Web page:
Hiroshi Ooguri (Physicist (Elementary particle theory)) with Natsuko Sakamoto (Exhibiting artist)
June 29th (Sat), 2019
Open at 13:30 / Start at 14:00 – (around 15:30)
Place: ANOMALY (1-33-10 Terrada Art Complex 4F Higashi-shinagawa, Shinagawa-ku, Tokyo)
*Talk will be conducted in Japanese.
*Exhibition will be on view during Artist talk.
Ooguri is the Fred Kavli Professor of Theoretical Physics and the Director of the Walter Burke Institute for Theoretical Physics at California Institute of Technology (Caltech) in Pasadena, California. He is also the Director of the Kavli Institute for the Physics and Mathematics of the Universe (Kavli IPMU) at the University of Tokyo and is the President of the Aspen Center for Physics in Colorado.
Finishing his graduate study in two years, Ooguri became a tenured faculty member at the University of Tokyo in 1986. He was a member the Institute for Advanced Study in Princeton and became an Assistant Professor at the University of Chicago one month before receiving his Ph.D. in 1989. He was an Associate Professor at Kyoto University and returned to the United States as a Professor of Physics at UC Berkeley. He moved Caltech in 2000, where he is the inaugural holder of the Fred Kavli Chair.
Ooguri is a Fellow of the American Academy of Arts and Sciences and an Investigator of the Simons Foundation. He has received the Eisenbud Prize from the American Mathematical Society, the Humboldt Research Award and the Hamburg Prize in Germany, and the Nishina Memorial Prize in Japan.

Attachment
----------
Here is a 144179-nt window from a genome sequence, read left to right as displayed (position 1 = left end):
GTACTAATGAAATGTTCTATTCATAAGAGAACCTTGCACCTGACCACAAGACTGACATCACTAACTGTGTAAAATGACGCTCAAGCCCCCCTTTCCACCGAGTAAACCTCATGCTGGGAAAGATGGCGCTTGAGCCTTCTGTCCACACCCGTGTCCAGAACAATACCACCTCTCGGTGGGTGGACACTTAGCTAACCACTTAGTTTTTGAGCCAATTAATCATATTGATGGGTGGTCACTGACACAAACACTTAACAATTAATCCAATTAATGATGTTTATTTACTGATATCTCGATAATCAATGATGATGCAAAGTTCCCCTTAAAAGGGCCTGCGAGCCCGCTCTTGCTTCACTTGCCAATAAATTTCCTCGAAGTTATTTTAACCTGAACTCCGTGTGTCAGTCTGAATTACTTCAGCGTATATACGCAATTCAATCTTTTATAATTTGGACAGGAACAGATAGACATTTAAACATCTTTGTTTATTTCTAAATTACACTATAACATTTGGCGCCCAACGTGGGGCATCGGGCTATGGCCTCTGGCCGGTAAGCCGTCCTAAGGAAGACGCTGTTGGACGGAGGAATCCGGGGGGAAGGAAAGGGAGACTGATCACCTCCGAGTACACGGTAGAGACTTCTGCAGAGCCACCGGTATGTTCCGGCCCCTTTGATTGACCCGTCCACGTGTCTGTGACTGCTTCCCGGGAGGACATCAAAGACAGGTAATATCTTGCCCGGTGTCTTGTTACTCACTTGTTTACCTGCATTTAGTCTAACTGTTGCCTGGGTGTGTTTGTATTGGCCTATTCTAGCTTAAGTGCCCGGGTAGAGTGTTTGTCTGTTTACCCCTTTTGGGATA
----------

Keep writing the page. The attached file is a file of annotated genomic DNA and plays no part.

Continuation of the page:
Ooguri’s popular science books have sold over a quarter million copies in Japan, and one of them was awarded the Kodansha Prize for Science Books. He also supervised a science movie, which was selected for the Best Educational Production Award from the International Planetarium Society.
Born in Kumamoto, 1983. Lives and works in Tokyo.
Natsuko Sakamoto graduated from Aichi University of the Arts and Music, Graduate School of Fine Arts, doctoral course in Fine Arts, in 2012. She has participated in numerous group exhibitions such as “Garden of Painting: Japanese Art of the 00s”, the National Museum of Art, Osaka, Japan (2010); “ART as MAGIC – Visionary Artists and Their Inner Supernatural World”, Aichi Prefectural Museum of Art, Nagoya, Japan (2012); “DER STURM”, Nagoya Citizen’s Gallery Yada, Aichi, Japan (2013); “The Best Selection of the Ohara Museum of Art”, the National Art Center, Tokyo (2016). In 2013, Sakamoto had a solo exhibition titled, “ARKO 2013 Natsuko SAKAMOTO”, Ohara Museum of Art, Okayama, Japan, which held at the end of a three-month residency. She is a young artist expected to continue flourishing in her career. Sakamoto’s paintings create strong impressions. Her unique use of colors enforces a particularly distorted sense of space and world-view, of girls who seem to be living in a perpetual strange theater. Since 2012 she’s taken a step back away from the narratively formerly resident in her paintings, and transformed towards expressions which foreground the act of painting and her abiding concern: spatial qualities unique to painting. Perhaps it is the repetition of the act of painting itself, and an experiment to challenge the beauty and power of the practice of painting as a universal domain.
*honorifics omittedTags: Natsuko Sakamoto